So even though I fully realize that life is not fair, does it necessarily follow that I have to like it?
Is it futile for me to beat my fists against my kitchen walls in fits of despair because someone else acted in their own best interests, thus putting me at a disadvantage? Well, it is most certainly futile since the event probably already occured and the fist-beating is merely delayed reaction. Perhaps I am over-exaggertaing beating the walls up, but hey, what's a story without some flair?
However, was what happened a good thing? Something or someone that should be allowed to continue their jerkish ways just because this happens to be a supposedly free country?
These questions illuminate what is probably one of the biggest differences between myself and Hubba-hubba, ideologically.
Or better yet, let me start from the beginning. That always tends to be helpful.
While on our Legoland adventure Thursday, our little family was exploring the park. Turns out they have this very charming set of interactive fountains in which children are able to direct waterspouts, jump on little pads to activate water jets, etcetera. On one particular feature you could pump the waterspout manually, then direct the jet into a little window, thus setting off a series of events.
Well, Mr. Personality certainly thought so, but a girl a couple of years older got to it first. So, I thought, let's stand behind her and wait our turn. I told Mr. Personality, "We have to wait our turn. We are all sharing the fountain." We waited. And waited. And waited some more. The girl kept going, never even glancing around. Corpulent Dad in the banana yellow polo shirt stood looking at her, taking pictures, never saying a word about perhaps how little spoiled darling should give up her place for a bit and let the little boy behind her have a turn.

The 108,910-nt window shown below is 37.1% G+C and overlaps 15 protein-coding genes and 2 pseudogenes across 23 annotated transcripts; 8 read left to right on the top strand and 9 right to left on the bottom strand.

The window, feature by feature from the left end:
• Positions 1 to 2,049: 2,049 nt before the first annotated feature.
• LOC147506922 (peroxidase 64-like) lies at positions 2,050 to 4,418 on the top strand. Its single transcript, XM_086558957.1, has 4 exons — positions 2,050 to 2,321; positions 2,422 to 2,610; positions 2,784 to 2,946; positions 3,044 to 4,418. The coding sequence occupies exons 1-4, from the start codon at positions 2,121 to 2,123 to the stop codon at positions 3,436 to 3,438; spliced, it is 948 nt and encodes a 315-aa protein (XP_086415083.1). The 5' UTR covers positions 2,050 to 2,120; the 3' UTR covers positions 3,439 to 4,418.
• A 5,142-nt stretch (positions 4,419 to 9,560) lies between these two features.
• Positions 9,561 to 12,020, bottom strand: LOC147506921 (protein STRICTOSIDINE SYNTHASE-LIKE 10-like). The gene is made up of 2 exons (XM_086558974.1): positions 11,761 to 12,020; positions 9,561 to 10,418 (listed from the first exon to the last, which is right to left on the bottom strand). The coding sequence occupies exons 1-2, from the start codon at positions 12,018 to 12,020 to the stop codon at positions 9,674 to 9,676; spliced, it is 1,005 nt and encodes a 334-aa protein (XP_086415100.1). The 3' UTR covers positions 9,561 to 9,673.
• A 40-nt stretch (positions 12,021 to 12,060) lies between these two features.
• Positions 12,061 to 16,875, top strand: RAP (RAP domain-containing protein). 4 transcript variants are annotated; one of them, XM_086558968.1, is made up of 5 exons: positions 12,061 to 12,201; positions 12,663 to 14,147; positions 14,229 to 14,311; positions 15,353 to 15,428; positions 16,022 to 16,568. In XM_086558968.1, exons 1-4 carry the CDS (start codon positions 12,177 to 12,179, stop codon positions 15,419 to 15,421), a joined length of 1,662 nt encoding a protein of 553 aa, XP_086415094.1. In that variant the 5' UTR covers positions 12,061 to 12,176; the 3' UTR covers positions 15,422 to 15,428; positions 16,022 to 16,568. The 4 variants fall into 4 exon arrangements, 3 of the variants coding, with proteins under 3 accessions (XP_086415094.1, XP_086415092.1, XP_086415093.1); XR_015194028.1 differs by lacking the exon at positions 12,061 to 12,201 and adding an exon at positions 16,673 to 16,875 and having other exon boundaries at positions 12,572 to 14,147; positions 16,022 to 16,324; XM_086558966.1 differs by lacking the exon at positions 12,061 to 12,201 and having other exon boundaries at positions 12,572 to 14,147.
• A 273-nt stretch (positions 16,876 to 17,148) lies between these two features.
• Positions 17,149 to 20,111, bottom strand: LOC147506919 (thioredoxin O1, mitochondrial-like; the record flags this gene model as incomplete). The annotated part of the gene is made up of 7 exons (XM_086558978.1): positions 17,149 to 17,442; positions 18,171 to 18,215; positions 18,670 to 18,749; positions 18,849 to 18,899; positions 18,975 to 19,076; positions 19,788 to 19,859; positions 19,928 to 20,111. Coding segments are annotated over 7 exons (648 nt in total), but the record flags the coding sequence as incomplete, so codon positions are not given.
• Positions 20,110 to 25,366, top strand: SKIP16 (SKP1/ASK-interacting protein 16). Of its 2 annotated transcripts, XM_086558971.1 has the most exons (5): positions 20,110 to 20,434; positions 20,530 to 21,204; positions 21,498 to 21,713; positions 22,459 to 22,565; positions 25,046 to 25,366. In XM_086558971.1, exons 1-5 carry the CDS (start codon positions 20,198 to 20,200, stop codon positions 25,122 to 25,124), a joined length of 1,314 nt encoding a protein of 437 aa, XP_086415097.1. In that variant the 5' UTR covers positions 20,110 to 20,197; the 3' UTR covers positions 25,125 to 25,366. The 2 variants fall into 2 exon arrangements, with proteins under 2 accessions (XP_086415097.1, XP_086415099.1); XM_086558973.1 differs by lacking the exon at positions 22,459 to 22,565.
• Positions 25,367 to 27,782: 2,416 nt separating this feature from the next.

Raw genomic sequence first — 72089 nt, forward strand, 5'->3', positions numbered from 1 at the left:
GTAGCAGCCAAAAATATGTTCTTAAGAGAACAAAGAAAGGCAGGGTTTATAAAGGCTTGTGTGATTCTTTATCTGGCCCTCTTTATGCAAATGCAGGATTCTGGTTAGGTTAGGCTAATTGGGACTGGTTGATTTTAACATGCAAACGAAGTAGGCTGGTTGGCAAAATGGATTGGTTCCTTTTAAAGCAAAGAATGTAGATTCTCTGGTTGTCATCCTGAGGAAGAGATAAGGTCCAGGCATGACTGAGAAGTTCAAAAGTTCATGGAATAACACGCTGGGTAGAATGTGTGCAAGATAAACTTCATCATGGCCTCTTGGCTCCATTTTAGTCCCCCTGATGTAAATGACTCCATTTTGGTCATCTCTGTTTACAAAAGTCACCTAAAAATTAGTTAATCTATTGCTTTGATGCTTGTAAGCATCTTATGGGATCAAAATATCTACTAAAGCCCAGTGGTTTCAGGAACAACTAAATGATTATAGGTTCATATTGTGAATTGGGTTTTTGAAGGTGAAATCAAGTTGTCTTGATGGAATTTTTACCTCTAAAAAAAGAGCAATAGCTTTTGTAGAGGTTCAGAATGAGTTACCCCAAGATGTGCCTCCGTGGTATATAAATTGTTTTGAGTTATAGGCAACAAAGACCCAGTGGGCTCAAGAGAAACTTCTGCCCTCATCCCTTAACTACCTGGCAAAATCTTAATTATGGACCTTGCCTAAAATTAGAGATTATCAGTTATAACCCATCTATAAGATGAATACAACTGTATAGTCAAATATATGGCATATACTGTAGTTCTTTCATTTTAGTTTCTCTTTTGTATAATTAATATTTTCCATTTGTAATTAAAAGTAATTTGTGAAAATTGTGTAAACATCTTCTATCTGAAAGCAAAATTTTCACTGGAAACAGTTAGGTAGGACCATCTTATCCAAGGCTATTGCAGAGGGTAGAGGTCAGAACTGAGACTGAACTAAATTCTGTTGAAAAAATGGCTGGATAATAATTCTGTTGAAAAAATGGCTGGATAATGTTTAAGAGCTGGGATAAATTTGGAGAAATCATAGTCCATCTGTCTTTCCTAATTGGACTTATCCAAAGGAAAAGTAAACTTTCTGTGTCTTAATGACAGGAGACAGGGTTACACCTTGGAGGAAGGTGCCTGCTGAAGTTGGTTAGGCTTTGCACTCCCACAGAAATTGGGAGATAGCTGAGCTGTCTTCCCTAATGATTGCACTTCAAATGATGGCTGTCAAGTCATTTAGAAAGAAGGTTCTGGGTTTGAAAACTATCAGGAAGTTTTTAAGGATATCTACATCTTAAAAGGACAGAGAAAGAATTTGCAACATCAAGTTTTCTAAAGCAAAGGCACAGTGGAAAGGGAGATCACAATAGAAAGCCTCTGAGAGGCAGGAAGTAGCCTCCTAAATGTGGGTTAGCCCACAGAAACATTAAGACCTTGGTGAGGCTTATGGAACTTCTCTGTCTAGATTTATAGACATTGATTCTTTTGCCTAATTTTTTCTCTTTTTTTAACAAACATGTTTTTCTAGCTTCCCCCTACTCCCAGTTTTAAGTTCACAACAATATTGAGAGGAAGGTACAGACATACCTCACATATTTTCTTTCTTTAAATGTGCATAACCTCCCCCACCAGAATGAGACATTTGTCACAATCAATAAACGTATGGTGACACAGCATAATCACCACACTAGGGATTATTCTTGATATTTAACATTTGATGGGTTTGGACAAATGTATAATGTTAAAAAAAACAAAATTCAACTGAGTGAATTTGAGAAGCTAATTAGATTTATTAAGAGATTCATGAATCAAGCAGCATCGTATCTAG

My annoyance boiling over, after several exasperated glances at Banana Boy, I finally stated loudly in his direction, "Well, since it seems like we are never going to get our turn, let's go somewhere else." So we did, and we had fun. It didn't cast an entire pall over my day, I was able to move past the incident. Sort of.
After we got home, we discussed the water fountain incident, among other bits of the day. Hubba hubba told me he couldn't believe I actually said something as we were leaving. I told him of course I did. What that man did had been selfish at best, outright rude at worst. Either way, someone should make him aware of his shortcomings. And of course, that person was me.
I am that way a lot of the time. If I see someone doing something wrong, I will point it out. I'm a big believer in peer pressure. I refuse to just look the other way and pretend I don't see it, thus emboldening the person to commit the act another time since nobody seemed to care. I'm talking about things like cutting in line and such. Not horrible transgressions that should land them in the stockade by any means, yet ones which I believe ultimately erode the fabric of our society.
Now how's that for dramatic flair?
Hubba-hubba, on the other hand, is a much more laissez-faire societal participant. If someone does something rude, he writes the person off, but sees absolutely no point in doing anything about it or becoming annoyed. He sees me as someone who wastes my energy on things and people that are not worth it. He is amazed when hours later, I was still annoyed at Banana Boy and his lack of polite behavior, and his seeming inablity to impart polite behavior to his daughter.
I am a self-appointed officer of the Behavior Patrol, and proud of it.
Or a bitch, whichever.